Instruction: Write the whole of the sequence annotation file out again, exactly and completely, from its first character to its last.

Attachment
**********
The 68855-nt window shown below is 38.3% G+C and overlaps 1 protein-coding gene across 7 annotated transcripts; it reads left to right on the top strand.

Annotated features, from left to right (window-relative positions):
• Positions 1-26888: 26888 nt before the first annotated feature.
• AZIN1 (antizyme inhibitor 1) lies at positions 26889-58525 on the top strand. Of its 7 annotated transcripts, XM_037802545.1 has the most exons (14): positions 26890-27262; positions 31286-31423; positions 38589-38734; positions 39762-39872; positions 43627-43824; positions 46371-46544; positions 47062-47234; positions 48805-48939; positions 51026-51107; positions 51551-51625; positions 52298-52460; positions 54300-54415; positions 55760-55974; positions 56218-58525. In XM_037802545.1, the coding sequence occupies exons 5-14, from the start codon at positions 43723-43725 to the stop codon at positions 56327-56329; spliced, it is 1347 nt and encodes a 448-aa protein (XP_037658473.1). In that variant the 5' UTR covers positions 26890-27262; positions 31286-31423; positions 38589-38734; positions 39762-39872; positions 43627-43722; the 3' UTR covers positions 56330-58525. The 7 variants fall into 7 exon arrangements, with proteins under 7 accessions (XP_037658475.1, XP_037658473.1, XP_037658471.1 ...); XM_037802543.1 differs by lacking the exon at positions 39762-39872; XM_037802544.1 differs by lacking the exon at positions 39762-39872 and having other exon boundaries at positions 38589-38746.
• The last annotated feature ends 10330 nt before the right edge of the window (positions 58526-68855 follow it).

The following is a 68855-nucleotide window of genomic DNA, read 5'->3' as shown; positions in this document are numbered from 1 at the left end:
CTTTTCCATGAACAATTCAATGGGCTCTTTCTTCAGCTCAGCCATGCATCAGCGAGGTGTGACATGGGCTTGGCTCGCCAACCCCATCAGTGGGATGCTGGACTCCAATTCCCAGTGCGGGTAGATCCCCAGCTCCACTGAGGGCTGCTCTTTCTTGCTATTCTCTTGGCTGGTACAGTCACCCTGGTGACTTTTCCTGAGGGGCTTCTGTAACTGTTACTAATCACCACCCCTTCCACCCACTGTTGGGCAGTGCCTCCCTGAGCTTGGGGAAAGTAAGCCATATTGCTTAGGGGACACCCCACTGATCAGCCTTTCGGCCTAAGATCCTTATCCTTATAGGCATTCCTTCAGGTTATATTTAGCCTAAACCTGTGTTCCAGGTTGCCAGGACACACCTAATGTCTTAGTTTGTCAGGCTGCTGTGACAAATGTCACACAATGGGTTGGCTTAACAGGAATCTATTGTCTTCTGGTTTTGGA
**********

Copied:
The 68855-nt window shown below is 38.3% G+C and overlaps 1 protein-coding gene across 7 annotated transcripts; it reads left to right on the top strand.

Annotated features, from left to right (window-relative positions):
• Positions 1-26888: 26888 nt before the first annotated feature.
• AZIN1 (antizyme inhibitor 1) lies at positions 26889-58525 on the top strand. Of its 7 annotated transcripts, XM_037802545.1 has the most exons (14): positions 26890-27262; positions 31286-31423; positions 38589-38734; positions 39762-39872; positions 43627-43824; positions 46371-46544; positions 47062-47234; positions 48805-48939; positions 51026-51107; positions 51551-51625; positions 52298-52460; positions 54300-54415; positions 55760-55974; positions 56218-58525. In XM_037802545.1, the coding sequence occupies exons 5-14, from the start codon at positions 43723-43725 to the stop codon at positions 56327-56329; spliced, it is 1347 nt and encodes a 448-aa protein (XP_037658473.1). In that variant the 5' UTR covers positions 26890-27262; positions 31286-31423; positions 38589-38734; positions 39762-39872; positions 43627-43722; the 3' UTR covers positions 56330-58525. The 7 variants fall into 7 exon arrangements, with proteins under 7 accessions (XP_037658475.1, XP_037658473.1, XP_037658471.1 ...); XM_037802543.1 differs by lacking the exon at positions 39762-39872; XM_037802544.1 differs by lacking the exon at positions 39762-39872 and having other exon boundaries at positions 38589-38746.
• The last annotated feature ends 10330 nt before the right edge of the window (positions 58526-68855 follow it).

The following is a 68855-nucleotide window of genomic DNA, read 5'->3' as shown; positions in this document are numbered from 1 at the left end:
CTTTTCCATGAACAATTCAATGGGCTCTTTCTTCAGCTCAGCCATGCATCAGCGAGGTGTGACATGGGCTTGGCTCGCCAACCCCATCAGTGGGATGCTGGACTCCAATTCCCAGTGCGGGTAGATCCCCAGCTCCACTGAGGGCTGCTCTTTCTTGCTATTCTCTTGGCTGGTACAGTCACCCTGGTGACTTTTCCTGAGGGGCTTCTGTAACTGTTACTAATCACCACCCCTTCCACCCACTGTTGGGCAGTGCCTCCCTGAGCTTGGGGAAAGTAAGCCATATTGCTTAGGGGACACCCCACTGATCAGCCTTTCGGCCTAAGATCCTTATCCTTATAGGCATTCCTTCAGGTTATATTTAGCCTAAACCTGTGTTCCAGGTTGCCAGGACACACCTAATGTCTTAGTTTGTCAGGCTGCTGTGACAAATGTCACACAATGGGTTGGCTTAACAGGAATCTATTGTCTTCTGGTTTTGGA